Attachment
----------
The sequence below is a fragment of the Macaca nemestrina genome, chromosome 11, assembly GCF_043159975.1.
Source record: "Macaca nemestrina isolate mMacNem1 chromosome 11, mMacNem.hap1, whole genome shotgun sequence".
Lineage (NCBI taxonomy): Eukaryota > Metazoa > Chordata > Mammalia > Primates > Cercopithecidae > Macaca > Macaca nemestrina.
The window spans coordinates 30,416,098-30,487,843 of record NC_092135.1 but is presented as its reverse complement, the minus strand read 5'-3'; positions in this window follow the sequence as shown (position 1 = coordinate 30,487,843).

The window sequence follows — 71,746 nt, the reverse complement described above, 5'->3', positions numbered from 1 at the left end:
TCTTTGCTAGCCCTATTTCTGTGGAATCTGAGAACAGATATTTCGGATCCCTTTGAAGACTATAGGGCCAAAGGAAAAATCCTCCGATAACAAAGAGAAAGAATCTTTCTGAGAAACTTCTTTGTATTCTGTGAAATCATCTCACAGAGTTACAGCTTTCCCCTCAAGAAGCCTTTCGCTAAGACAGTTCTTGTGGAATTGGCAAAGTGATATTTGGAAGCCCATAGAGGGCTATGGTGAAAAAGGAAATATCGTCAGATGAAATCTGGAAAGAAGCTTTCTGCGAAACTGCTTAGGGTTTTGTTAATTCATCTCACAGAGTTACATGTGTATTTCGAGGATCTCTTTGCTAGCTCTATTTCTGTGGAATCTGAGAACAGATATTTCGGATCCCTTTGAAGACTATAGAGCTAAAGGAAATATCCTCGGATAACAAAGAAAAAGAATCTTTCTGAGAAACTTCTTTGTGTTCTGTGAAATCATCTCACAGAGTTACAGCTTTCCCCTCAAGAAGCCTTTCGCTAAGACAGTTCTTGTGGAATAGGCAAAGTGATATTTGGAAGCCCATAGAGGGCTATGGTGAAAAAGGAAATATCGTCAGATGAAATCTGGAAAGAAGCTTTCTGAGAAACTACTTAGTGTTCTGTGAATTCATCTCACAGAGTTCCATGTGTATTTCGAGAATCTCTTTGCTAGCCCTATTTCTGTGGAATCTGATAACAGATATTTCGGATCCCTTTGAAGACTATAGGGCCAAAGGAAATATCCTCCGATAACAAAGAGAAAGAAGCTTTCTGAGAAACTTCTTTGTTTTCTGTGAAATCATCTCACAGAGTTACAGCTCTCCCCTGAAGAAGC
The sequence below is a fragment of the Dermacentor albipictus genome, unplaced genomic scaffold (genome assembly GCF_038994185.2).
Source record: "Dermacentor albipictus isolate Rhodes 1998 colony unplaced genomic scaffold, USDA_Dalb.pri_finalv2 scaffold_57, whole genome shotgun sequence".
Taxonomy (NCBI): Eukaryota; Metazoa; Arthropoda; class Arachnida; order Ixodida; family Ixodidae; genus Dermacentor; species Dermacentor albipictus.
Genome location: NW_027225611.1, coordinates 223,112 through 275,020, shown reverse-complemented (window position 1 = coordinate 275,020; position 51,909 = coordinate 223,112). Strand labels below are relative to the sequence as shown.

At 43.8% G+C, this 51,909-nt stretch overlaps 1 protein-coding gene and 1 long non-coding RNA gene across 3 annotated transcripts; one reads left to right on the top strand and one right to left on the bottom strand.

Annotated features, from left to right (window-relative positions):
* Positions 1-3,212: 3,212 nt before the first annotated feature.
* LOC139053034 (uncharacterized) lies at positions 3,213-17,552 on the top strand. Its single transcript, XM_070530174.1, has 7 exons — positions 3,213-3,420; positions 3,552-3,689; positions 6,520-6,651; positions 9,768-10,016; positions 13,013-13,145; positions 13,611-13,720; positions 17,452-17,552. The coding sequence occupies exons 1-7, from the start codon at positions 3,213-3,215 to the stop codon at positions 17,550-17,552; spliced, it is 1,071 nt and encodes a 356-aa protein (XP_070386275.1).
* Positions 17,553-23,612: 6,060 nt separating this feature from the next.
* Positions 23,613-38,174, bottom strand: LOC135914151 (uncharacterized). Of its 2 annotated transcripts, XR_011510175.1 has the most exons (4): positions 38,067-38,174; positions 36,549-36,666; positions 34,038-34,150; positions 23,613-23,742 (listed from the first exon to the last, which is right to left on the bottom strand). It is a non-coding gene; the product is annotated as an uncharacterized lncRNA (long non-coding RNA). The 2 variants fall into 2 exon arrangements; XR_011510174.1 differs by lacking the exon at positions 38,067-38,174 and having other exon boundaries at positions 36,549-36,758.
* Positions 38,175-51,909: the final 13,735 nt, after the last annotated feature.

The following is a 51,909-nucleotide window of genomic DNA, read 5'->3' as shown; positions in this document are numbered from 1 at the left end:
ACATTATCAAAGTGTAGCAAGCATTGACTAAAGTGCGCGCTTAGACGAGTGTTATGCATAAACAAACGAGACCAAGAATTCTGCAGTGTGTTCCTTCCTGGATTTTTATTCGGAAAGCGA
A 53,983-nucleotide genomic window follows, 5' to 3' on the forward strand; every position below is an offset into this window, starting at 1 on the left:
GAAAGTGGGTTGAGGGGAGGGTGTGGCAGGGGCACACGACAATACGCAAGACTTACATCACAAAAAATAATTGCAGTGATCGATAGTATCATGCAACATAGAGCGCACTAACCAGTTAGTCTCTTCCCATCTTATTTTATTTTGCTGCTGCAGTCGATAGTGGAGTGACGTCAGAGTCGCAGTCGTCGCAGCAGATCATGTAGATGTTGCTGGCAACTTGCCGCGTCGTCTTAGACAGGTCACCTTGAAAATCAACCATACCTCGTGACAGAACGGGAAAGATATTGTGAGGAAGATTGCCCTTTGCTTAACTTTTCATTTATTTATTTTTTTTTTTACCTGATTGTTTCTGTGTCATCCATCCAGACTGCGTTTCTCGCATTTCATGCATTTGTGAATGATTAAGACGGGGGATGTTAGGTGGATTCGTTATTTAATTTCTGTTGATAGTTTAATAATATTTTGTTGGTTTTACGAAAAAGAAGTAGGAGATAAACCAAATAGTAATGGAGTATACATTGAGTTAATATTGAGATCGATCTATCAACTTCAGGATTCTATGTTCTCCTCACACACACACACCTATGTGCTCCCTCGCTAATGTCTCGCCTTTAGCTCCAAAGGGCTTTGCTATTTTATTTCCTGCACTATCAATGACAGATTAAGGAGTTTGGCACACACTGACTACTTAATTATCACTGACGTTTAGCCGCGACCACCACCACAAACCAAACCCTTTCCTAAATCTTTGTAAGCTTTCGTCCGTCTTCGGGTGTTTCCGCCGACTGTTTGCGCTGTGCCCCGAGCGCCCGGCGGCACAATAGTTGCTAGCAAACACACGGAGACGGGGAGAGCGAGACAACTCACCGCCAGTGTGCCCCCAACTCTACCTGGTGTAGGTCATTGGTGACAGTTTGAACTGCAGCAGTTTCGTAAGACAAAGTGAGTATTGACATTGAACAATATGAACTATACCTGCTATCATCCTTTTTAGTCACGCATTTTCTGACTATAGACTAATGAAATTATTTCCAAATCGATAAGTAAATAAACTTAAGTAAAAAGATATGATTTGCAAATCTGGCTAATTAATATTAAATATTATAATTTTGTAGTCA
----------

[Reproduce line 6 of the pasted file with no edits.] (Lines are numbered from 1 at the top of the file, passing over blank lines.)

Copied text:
TCTTTGCTAGCCCTATTTCTGTGGAATCTGAGAACAGATATTTCGGATCCCTTTGAAGACTATAGGGCCAAAGGAAAAATCCTCCGATAACAAAGAGAAAGAATCTTTCTGAGAAACTTCTTTGTATTCTGTGAAATCATCTCACAGAGTTACAGCTTTCCCCTCAAGAAGCCTTTCGCTAAGACAGTTCTTGTGGAATTGGCAAAGTGATATTTGGAAGCCCATAGAGGGCTATGGTGAAAAAGGAAATATCGTCAGATGAAATCTGGAAAGAAGCTTTCTGCGAAACTGCTTAGGGTTTTGTTAATTCATCTCACAGAGTTACATGTGTATTTCGAGGATCTCTTTGCTAGCTCTATTTCTGTGGAATCTGAGAACAGATATTTCGGATCCCTTTGAAGACTATAGAGCTAAAGGAAATATCCTCGGATAACAAAGAAAAAGAATCTTTCTGAGAAACTTCTTTGTGTTCTGTGAAATCATCTCACAGAGTTACAGCTTTCCCCTCAAGAAGCCTTTCGCTAAGACAGTTCTTGTGGAATAGGCAAAGTGATATTTGGAAGCCCATAGAGGGCTATGGTGAAAAAGGAAATATCGTCAGATGAAATCTGGAAAGAAGCTTTCTGAGAAACTACTTAGTGTTCTGTGAATTCATCTCACAGAGTTCCATGTGTATTTCGAGAATCTCTTTGCTAGCCCTATTTCTGTGGAATCTGATAACAGATATTTCGGATCCCTTTGAAGACTATAGGGCCAAAGGAAATATCCTCCGATAACAAAGAGAAAGAAGCTTTCTGAGAAACTTCTTTGTTTTCTGTGAAATCATCTCACAGAGTTACAGCTCTCCCCTGAAGAAGC